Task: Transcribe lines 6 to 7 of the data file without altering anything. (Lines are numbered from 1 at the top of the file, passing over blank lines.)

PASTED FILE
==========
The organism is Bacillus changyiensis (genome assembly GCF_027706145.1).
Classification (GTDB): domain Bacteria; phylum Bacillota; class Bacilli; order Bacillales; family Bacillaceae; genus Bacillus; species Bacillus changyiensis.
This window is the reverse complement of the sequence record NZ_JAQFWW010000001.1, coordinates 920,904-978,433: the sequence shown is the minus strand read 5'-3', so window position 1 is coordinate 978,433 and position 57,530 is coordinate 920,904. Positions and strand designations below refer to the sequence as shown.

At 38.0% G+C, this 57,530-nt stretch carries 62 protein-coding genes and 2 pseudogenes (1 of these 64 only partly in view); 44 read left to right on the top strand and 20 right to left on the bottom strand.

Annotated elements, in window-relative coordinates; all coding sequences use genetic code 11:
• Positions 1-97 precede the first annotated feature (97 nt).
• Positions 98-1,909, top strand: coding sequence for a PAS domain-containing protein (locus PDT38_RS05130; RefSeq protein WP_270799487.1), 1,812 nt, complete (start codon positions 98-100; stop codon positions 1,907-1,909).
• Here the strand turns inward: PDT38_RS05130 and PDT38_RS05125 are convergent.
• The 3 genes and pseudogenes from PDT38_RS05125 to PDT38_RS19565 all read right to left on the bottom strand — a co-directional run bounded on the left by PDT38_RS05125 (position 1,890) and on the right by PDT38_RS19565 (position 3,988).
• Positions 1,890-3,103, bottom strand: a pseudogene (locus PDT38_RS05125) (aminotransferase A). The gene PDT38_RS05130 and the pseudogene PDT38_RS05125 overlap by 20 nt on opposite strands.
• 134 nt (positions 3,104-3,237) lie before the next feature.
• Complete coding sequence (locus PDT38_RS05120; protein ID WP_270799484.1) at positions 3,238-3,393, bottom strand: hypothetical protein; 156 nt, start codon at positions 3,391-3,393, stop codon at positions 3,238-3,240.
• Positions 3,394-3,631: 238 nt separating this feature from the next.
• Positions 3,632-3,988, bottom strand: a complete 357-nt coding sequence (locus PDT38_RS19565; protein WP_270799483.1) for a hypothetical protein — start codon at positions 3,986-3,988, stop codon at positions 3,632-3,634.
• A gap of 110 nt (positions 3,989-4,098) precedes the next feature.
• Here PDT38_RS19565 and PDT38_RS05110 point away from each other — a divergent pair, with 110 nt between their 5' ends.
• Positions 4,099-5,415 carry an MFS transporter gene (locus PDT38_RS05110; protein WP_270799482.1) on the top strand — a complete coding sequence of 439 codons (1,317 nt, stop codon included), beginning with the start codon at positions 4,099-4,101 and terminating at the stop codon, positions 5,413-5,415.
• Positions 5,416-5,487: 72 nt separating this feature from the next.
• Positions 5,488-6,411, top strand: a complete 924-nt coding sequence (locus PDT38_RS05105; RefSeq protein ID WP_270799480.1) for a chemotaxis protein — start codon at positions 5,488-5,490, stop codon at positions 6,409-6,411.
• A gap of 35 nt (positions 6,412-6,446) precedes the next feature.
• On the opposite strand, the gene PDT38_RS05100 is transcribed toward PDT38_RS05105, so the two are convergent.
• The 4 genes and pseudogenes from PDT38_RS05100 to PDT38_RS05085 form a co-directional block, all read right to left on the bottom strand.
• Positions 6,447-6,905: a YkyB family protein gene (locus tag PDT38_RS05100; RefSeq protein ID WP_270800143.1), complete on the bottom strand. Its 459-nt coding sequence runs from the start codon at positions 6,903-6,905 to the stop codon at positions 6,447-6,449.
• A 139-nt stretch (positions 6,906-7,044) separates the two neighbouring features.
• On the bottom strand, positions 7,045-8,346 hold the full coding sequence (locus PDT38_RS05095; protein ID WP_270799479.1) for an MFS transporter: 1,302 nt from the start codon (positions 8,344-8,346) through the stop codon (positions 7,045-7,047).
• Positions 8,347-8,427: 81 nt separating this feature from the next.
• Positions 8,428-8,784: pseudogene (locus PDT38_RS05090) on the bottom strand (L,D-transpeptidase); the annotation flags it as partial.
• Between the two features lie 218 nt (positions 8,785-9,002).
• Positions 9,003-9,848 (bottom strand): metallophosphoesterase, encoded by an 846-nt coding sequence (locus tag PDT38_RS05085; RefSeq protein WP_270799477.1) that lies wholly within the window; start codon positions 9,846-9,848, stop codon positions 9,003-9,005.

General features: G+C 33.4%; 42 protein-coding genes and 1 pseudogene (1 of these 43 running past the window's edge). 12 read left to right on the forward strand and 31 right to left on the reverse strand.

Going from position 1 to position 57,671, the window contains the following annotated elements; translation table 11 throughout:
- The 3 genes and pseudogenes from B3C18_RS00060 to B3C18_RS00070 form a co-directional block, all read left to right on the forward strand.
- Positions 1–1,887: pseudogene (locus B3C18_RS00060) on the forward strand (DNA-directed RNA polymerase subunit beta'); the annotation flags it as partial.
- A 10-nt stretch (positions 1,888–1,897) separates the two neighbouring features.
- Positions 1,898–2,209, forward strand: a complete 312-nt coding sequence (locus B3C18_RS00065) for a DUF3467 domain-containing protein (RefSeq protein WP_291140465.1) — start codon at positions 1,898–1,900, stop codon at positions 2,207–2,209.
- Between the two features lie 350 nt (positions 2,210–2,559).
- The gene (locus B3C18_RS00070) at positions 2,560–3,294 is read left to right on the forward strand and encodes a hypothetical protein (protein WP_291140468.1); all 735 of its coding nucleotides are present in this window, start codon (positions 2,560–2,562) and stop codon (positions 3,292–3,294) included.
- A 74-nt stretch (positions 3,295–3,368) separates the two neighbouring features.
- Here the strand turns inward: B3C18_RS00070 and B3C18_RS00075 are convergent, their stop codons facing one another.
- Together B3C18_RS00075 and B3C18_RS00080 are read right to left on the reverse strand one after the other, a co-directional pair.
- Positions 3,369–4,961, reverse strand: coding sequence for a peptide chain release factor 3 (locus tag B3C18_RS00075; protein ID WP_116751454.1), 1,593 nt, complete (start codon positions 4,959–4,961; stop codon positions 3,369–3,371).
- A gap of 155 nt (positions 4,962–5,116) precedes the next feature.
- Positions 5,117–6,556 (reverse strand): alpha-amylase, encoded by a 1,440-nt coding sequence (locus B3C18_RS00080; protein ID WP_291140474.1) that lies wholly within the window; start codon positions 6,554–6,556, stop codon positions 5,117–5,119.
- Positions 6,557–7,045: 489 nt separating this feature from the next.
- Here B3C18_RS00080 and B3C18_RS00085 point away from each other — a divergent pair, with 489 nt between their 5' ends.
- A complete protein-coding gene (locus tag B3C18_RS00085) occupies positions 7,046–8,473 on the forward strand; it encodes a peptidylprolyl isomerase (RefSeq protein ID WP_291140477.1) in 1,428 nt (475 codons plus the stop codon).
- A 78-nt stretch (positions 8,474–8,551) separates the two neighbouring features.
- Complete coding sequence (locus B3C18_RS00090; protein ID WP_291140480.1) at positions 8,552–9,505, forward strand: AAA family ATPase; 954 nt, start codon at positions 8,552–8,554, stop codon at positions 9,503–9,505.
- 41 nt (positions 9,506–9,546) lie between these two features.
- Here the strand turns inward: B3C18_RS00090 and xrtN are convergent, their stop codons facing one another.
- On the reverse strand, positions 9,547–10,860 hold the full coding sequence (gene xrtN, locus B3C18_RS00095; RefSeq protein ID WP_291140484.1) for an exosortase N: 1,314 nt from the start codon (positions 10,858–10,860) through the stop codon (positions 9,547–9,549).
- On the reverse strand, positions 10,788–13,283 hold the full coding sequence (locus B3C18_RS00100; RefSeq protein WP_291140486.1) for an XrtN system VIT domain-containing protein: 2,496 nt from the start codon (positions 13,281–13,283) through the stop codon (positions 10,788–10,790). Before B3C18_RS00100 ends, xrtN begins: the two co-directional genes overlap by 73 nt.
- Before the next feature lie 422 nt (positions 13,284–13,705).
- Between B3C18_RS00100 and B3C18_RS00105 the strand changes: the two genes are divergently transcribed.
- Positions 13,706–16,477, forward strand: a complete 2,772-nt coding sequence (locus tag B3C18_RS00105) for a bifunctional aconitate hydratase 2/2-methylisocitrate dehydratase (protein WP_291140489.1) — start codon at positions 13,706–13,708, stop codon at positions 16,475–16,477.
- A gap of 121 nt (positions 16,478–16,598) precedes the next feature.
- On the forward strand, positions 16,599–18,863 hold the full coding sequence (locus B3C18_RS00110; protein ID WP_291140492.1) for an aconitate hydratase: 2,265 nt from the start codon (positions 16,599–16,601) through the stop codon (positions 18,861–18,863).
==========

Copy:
• Positions 1-97 precede the first annotated feature (97 nt).
• Positions 98-1,909, top strand: coding sequence for a PAS domain-containing protein (locus PDT38_RS05130; RefSeq protein WP_270799487.1), 1,812 nt, complete (start codon positions 98-100; stop codon positions 1,907-1,909).